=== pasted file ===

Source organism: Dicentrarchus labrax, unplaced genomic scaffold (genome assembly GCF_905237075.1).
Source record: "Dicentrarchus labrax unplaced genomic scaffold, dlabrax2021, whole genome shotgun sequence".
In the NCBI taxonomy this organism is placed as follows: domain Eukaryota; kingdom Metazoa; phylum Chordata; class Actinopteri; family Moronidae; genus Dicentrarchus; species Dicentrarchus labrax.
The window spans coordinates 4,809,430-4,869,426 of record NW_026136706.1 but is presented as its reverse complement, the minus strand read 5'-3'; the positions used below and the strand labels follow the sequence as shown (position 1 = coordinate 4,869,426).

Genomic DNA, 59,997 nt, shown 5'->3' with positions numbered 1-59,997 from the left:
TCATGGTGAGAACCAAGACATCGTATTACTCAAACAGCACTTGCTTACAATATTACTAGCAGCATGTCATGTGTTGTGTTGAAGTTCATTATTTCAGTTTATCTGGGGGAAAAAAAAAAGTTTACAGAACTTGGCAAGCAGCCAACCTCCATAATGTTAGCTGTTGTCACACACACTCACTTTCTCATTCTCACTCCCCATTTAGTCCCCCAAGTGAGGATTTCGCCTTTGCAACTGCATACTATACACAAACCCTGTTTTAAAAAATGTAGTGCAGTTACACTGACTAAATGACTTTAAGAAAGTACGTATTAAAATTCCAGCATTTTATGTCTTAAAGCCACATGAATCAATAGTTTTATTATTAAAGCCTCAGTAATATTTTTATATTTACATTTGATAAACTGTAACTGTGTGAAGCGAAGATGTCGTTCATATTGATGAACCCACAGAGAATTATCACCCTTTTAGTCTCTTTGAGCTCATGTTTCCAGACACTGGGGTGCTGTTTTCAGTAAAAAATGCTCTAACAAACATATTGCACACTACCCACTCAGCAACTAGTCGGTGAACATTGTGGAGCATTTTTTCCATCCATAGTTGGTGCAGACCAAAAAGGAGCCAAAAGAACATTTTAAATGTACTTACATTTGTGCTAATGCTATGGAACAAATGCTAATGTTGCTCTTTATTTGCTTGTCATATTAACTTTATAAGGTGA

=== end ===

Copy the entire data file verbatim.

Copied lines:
Source organism: Dicentrarchus labrax, unplaced genomic scaffold (genome assembly GCF_905237075.1).
Source record: "Dicentrarchus labrax unplaced genomic scaffold, dlabrax2021, whole genome shotgun sequence".
In the NCBI taxonomy this organism is placed as follows: domain Eukaryota; kingdom Metazoa; phylum Chordata; class Actinopteri; family Moronidae; genus Dicentrarchus; species Dicentrarchus labrax.
The window spans coordinates 4,809,430-4,869,426 of record NW_026136706.1 but is presented as its reverse complement, the minus strand read 5'-3'; the positions used below and the strand labels follow the sequence as shown (position 1 = coordinate 4,869,426).

Genomic DNA, 59,997 nt, shown 5'->3' with positions numbered 1-59,997 from the left:
TCATGGTGAGAACCAAGACATCGTATTACTCAAACAGCACTTGCTTACAATATTACTAGCAGCATGTCATGTGTTGTGTTGAAGTTCATTATTTCAGTTTATCTGGGGGAAAAAAAAAAGTTTACAGAACTTGGCAAGCAGCCAACCTCCATAATGTTAGCTGTTGTCACACACACTCACTTTCTCATTCTCACTCCCCATTTAGTCCCCCAAGTGAGGATTTCGCCTTTGCAACTGCATACTATACACAAACCCTGTTTTAAAAAATGTAGTGCAGTTACACTGACTAAATGACTTTAAGAAAGTACGTATTAAAATTCCAGCATTTTATGTCTTAAAGCCACATGAATCAATAGTTTTATTATTAAAGCCTCAGTAATATTTTTATATTTACATTTGATAAACTGTAACTGTGTGAAGCGAAGATGTCGTTCATATTGATGAACCCACAGAGAATTATCACCCTTTTAGTCTCTTTGAGCTCATGTTTCCAGACACTGGGGTGCTGTTTTCAGTAAAAAATGCTCTAACAAACATATTGCACACTACCCACTCAGCAACTAGTCGGTGAACATTGTGGAGCATTTTTTCCATCCATAGTTGGTGCAGACCAAAAAGGAGCCAAAAGAACATTTTAAATGTACTTACATTTGTGCTAATGCTATGGAACAAATGCTAATGTTGCTCTTTATTTGCTTGTCATATTAACTTTATAAGGTGA